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Psalms 18:15

Context

18:15 The depths 1  of the sea 2  were exposed;

the inner regions 3  of the world were uncovered

by 4  your battle cry, 5  Lord,

by the powerful breath from your nose. 6 

Psalms 76:6

Context

76:6 At the sound of your battle cry, 7  O God of Jacob,

both rider 8  and horse “fell asleep.” 9 

Psalms 104:7

Context

104:7 Your shout made the waters retreat;

at the sound of your thunderous voice they hurried off –

1 tn Or “channels.”

2 tc Ps 18:15 reads “water” (cf. Ps 42:1); “sea” is the reading of 2 Sam 22:16.

3 tn Or “foundations.”

4 tn Heb “from.” The preposition has a causal sense here.

5 tn The noun is derived from the verb גָּעַר (gaar), which is often understood to mean “rebuke.” In some cases it is apparent that scolding or threatening is in view (see Gen 37:10; Ruth 2:16; Zech 3:2). However, in militaristic contexts this translation is inadequate, for the verb refers in this setting to the warrior’s battle cry, which terrifies and paralyzes the enemy. See A. Caquot, TDOT 3:53, and note the use of the verb in Pss 68:30; 106:9; and Nah 1:4, as well as the related noun in Job 26:11; Pss 9:5; 76:6; 104:7; Isa 50:2; 51:20; 66:15.

6 tn 2 Sam 22:16 reads “by the battle cry of the Lord, by the blast of the breath of his nose.” The phrase “blast of the breath” (Heb “breath of breath”) employs an appositional genitive. Synonyms are joined in a construct relationship to emphasize the single idea. For a detailed discussion of the grammatical point with numerous examples, see Y. Avishur, “Pairs of Synonymous Words in the Construct State (and in Appositional Hendiadys) in Biblical Hebrew,” Semitics 2 (1971): 17-81.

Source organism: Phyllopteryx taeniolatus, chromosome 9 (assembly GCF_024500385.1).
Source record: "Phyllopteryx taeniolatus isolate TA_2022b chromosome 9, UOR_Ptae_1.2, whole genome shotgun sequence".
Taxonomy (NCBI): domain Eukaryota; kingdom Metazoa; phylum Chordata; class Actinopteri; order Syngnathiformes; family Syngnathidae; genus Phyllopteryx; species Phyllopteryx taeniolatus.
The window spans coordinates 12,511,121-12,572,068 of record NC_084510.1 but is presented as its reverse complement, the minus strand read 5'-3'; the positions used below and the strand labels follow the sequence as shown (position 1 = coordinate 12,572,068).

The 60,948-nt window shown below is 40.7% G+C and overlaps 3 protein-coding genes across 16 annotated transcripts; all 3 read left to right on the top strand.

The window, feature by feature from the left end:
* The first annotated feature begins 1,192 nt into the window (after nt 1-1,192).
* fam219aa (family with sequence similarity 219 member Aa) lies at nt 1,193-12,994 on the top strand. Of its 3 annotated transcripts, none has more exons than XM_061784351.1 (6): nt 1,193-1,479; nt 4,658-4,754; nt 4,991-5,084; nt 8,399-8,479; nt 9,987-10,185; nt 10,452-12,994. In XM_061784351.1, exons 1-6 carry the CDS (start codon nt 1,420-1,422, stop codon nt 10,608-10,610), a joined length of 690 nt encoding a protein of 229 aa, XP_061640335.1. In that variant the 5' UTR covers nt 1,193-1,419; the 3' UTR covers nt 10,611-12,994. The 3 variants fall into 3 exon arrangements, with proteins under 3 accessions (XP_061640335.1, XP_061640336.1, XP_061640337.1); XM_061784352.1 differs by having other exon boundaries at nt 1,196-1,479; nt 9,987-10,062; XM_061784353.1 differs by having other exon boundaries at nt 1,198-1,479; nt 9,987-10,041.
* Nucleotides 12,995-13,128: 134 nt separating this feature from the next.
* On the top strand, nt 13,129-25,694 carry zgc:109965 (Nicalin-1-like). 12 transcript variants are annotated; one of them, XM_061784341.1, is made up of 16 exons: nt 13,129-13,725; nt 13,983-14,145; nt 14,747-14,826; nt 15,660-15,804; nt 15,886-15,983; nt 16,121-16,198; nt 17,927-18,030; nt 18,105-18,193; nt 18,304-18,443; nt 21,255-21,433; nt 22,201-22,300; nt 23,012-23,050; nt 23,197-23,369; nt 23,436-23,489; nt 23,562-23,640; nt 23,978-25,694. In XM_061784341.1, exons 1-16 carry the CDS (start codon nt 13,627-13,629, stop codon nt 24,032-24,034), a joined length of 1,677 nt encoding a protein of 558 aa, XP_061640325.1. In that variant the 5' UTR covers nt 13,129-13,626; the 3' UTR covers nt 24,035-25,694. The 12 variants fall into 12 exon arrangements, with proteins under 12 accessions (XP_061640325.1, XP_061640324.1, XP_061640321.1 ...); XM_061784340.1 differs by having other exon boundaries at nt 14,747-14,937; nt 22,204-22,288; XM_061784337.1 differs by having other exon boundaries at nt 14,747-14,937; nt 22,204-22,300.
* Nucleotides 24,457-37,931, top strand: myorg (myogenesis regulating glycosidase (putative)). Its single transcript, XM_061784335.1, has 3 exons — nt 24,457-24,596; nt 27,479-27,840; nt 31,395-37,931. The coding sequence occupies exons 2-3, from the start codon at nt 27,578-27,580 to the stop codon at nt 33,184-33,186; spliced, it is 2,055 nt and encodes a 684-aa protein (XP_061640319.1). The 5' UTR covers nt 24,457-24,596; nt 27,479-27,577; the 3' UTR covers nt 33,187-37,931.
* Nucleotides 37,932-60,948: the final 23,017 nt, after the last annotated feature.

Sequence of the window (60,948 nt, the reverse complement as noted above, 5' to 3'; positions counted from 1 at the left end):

7 tn Heb “from your shout.” The noun is derived from the Hebrew verb גָּעַר (gaar), which is often understood to mean “rebuke.” In some cases it is apparent that scolding or threatening is in view (see Gen 37:10; Ruth 2:16; Zech 3:2). However, in militaristic contexts this translation is inadequate, for the verb refers in this setting to the warrior’s battle cry, which terrifies and paralyzes the enemy. See A. Caquot, TDOT 3:53, and note the use of the verb in Pss 68:30; 106:9; Nah 1:4, as well as the related noun in Job 26:11; Pss 9:5; 18:15; 104:7; Isa 50:2; 51:20; 66:15.

8 tn Or “chariot,” but even so the term is metonymic for the charioteer.

9 tn Heb “he fell asleep, and [the] chariot and [the] horse.” Once again (see v. 5) “sleep” refers here to the “sleep” of death.



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